Sunday, December 2, 2007


With good radio voice communications, and especially the universal use of VHF radio, it is possible to avoid many dangerous situations as well as arrange passing and meeting situations so that those aboard can enjoy a degree of peace of mind not possible when conning a ship only a few years ago. We instead suffer through long discus­sions on the VHF with every passing ship such as, "How was the weather behind you?" and other nonessential communication that interferes with important transmissions. Better we had stayed with the "What ship? Where bound?" of the Aldis light days.
Be that as it may, the VHF can be a great aid to ship's officer if it is used properly.

Here are a few:
1. Don't transmit overly long messages, with tiresome and unnec­essary repetition of your ship's call letters after each transmission. It is necessary to give your call letters to another ship only when making an initial transmission, and after the last transmission of your discussion. Between the first and last transmissions you need only give your call sign at ten-minute intervals, although you will hopefully keep radio communications shorter than that.
2. Do call the pilot station, discuss the placement of the pilot ladder, update your ETA, and ask if there are any special requirements for boarding.
3. Utilize the VHF to contact the pilot services before arrival at the station to discuss the traffic and weather that you might encounter as you approach the station. This is often better information than you can obtain from a traffic control system.
4. When talking to other ships, remember that while U.S.-flag ships are accustomed to discussing meeting situations according to their intentions for meeting and passing, ships of most nationalities discuss how they will change course to pass. It is prudent for the mariner to state any meeting arrangements in two ways, to be sure that the other ship understands those arrangements.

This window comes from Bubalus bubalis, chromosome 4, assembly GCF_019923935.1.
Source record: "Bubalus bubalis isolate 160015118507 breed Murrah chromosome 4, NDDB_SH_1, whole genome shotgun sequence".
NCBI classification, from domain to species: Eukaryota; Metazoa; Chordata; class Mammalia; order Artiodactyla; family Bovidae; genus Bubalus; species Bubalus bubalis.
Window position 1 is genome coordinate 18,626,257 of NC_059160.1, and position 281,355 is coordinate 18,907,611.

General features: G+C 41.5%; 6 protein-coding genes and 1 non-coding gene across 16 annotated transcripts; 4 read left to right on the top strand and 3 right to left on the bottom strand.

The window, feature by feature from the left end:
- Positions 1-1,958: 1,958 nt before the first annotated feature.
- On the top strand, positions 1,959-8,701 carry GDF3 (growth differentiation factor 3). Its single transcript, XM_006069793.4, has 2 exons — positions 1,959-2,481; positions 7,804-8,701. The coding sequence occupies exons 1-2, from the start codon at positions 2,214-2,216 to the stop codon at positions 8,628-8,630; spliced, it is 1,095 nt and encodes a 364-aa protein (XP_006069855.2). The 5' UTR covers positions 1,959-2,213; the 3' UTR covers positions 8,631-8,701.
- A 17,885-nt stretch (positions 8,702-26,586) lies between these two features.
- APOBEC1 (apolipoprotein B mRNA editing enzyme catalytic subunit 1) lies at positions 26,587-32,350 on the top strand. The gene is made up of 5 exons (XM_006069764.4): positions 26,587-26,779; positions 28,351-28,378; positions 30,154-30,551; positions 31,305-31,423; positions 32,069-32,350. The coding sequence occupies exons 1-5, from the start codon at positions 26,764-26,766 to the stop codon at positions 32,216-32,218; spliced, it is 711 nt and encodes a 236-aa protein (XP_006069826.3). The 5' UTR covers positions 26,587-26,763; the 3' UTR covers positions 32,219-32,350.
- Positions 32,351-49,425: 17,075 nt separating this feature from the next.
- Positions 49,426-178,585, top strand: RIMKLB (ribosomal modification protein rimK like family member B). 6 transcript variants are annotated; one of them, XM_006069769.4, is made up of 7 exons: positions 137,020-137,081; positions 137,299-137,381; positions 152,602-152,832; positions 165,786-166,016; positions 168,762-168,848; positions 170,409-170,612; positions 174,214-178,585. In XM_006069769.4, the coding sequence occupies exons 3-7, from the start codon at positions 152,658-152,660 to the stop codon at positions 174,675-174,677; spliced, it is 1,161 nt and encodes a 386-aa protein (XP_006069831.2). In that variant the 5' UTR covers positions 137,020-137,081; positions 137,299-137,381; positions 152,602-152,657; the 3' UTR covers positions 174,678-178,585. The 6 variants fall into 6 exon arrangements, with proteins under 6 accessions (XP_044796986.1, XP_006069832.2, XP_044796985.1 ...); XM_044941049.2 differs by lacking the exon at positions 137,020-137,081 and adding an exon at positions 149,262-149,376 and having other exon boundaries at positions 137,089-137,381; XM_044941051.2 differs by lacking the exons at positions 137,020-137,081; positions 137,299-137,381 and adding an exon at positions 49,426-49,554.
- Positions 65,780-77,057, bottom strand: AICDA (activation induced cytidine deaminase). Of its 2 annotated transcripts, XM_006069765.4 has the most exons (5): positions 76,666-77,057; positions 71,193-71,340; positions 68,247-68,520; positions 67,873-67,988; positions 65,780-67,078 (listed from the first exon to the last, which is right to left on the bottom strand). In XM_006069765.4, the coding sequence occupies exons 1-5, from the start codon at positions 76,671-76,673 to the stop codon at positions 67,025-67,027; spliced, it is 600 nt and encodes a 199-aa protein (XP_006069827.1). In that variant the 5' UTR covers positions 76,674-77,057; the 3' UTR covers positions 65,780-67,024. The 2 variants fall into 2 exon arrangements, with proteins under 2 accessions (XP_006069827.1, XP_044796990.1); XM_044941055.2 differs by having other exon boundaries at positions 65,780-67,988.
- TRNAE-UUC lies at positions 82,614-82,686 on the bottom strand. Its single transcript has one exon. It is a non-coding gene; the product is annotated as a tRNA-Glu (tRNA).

This will avoid any misunderstandings, even if there is little English spoken on the other ship. If you are in U.S. inland waters, add "for one whistle meeting." This phrasing of communications on the radio is taught to apprentice pilots and should be adopted by ship's officers as well. Use the ship's whistle to supplement radio communications and further clarify the planned meeting.
The seagoing community is international, speaks many tongues, and care is needed when speaking via VHF to arrange meetings and passings.
Do not call another ship by saying, "Ship on my starboard bow." A call on VHF can be heard at sea even under the worst conditions over an area so it is obvious that you are certainly not defining the ship that you want to speak with. There are many other means of identifying that ship, such as adding an approxi­mate course that she is steering, or a geographic location, the type of ship, or the hull color.